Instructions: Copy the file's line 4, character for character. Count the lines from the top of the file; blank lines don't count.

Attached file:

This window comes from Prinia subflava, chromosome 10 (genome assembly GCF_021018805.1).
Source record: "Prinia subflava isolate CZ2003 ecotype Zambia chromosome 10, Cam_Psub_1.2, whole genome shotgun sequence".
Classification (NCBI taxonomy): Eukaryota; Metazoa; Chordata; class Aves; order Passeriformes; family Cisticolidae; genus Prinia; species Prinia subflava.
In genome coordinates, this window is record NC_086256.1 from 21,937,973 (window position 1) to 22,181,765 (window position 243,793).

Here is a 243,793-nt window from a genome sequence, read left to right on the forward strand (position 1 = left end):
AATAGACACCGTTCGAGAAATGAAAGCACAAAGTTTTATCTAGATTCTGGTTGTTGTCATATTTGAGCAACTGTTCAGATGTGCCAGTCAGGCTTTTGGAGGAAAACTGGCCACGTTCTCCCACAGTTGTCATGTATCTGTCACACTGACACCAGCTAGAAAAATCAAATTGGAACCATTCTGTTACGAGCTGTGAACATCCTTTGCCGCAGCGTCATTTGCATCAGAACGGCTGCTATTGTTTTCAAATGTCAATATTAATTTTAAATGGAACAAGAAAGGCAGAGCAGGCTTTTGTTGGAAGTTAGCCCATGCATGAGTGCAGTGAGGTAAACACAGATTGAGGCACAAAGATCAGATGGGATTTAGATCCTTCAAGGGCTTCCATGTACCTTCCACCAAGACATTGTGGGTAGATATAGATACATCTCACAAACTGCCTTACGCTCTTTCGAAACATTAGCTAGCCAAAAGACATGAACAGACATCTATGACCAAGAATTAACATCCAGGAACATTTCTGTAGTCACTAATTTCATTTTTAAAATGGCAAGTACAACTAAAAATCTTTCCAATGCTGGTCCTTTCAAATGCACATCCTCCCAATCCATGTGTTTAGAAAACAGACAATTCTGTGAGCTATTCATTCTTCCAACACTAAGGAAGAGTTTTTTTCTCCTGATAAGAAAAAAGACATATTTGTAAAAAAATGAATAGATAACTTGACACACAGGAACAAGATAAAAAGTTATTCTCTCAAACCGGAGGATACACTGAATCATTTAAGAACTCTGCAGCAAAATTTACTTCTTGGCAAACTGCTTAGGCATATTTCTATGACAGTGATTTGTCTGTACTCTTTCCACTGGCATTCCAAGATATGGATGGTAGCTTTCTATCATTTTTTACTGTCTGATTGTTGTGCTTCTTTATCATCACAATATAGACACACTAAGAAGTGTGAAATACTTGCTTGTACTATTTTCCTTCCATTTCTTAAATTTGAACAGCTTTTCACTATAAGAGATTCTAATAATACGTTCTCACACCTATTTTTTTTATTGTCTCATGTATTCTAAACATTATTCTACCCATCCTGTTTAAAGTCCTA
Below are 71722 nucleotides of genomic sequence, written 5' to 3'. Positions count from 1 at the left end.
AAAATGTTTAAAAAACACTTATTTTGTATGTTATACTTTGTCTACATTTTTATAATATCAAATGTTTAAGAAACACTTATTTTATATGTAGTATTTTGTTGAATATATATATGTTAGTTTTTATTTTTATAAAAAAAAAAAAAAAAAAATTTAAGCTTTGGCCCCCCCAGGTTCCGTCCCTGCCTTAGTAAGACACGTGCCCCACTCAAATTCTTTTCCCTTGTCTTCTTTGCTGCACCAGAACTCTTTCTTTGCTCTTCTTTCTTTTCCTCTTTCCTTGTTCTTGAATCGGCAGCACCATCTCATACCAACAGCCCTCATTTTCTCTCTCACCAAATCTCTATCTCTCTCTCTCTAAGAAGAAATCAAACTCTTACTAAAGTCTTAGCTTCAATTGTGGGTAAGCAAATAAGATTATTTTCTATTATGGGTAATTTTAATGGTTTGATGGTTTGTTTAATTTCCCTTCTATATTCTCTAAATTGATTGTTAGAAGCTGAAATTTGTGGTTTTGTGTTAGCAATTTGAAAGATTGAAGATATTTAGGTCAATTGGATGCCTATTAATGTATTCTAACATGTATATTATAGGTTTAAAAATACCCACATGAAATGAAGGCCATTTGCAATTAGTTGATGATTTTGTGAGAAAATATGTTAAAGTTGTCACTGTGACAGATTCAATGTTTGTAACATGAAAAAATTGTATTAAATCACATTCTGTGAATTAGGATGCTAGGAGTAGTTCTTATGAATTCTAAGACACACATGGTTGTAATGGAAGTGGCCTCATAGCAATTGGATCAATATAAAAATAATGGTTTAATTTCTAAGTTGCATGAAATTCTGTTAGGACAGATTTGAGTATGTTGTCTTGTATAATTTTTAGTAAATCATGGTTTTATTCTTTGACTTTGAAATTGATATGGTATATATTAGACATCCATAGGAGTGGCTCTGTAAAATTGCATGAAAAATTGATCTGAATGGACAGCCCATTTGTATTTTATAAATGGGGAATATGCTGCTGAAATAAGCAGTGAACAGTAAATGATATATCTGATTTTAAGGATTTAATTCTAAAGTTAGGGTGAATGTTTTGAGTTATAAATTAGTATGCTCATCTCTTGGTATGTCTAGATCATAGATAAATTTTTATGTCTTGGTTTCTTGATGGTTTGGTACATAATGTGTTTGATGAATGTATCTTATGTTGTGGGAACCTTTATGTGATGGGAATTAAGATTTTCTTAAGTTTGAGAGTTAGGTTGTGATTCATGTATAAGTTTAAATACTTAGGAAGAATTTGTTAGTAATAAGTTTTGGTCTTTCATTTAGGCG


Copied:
In genome coordinates, this window is record NC_086256.1 from 21,937,973 (window position 1) to 22,181,765 (window position 243,793).